Optus has a marked advantage over Telstra on the data front. All Optus' broadband plans come with unlimited data, saving you the hassle of monitoring your data usage every month. Telstra's plans, meanwhile, range from a slight 50GB of data a month up to 2000GB which, though ample for the majority of Internet users, is still not as carefree as Optus' unlimited option.

This lack of unlimited data, along with the need to predict how much data you're going to use per month in order to choose the right plan, makes Telstra's broadband plans considerably more confusing than they need to be. Optus is the clear winner here.

Contract duration

Competition in the broadband space has driven both Telstra and Optus to offer month-to-month broadband contracts in addition to their long-standing 24-month contracts. This is good news for broadband customers, though Optus' approach beats out Telstra's by a significant margin. Telstra tacks an extra $15 a month onto your bill if you opt for a month-to-month contract instead of the full two years, while Optus charges the same monthly price regardless of contract duration.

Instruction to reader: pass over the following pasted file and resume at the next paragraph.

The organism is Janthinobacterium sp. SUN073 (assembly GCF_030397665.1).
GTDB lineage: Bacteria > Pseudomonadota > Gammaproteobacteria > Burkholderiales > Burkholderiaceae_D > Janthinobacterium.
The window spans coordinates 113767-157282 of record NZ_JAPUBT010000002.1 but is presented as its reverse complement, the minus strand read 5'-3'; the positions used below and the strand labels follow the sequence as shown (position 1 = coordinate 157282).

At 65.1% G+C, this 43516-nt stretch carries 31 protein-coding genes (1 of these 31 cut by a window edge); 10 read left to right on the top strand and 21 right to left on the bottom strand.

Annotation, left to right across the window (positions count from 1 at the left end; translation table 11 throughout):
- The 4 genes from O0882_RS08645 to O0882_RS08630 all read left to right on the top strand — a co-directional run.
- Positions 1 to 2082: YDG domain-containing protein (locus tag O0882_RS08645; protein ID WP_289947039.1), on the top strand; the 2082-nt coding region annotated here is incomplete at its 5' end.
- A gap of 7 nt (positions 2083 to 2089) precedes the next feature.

Monthly costs

Once again, Optus has the edge over Telstra in the pricing comparison. Its two main plans clock in at $60 a month for unlimited data and pay-as-you-go calls, and $80 a month for unlimited data, pay-as-you-go calls, a Yes TV by Fetch subscription and a subscription to Optus Sport. These prices remain the same whether you sign up for ADSL or the basic 30Mbps cable connection.

Telstra's plans are notably less impressive. $80 a month will get you 500GB of data and pay-as-you-go calls with an ADSL or 30Mbps cable connection, while $90 a month will up your data cap to 1,000GB a month.

Optus retains its advantage with its NBN plans. For $80 a month, you'll get an nbn 25 connection along with unlimited data, pay-as-you-go calls, Yes TV by Fetch and an Optus Sport subscription. That same price over at Telstra will only get you 500GB of data and pay-as-you-go calls on nbn 25.